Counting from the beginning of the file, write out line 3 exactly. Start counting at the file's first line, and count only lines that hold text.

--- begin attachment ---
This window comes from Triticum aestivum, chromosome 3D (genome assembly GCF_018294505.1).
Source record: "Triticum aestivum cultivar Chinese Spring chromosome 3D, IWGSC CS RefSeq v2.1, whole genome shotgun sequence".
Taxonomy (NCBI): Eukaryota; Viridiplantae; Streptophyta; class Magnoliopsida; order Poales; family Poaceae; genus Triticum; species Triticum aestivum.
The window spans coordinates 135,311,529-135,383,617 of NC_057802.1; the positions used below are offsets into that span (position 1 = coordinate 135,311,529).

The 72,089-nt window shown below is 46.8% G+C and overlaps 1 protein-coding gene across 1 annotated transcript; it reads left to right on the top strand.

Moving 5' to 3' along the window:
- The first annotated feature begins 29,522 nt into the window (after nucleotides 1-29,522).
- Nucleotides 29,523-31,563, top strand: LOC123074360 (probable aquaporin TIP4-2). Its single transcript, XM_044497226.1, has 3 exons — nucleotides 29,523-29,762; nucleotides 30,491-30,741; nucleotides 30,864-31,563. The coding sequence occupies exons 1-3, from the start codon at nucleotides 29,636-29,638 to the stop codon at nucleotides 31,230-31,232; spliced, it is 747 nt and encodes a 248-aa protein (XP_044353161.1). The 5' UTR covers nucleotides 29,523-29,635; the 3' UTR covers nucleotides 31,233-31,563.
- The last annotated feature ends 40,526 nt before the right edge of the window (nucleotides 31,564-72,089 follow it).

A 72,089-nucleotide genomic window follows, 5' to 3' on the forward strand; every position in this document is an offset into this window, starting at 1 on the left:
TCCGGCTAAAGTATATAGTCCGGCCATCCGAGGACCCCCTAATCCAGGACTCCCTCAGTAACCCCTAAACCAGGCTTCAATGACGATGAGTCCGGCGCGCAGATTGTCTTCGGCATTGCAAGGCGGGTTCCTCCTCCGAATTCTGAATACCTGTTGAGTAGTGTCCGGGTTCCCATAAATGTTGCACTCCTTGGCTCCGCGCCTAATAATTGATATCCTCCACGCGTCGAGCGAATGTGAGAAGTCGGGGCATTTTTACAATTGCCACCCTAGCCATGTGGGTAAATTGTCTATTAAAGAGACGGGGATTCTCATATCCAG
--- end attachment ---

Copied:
Taxonomy (NCBI): Eukaryota; Viridiplantae; Streptophyta; class Magnoliopsida; order Poales; family Poaceae; genus Triticum; species Triticum aestivum.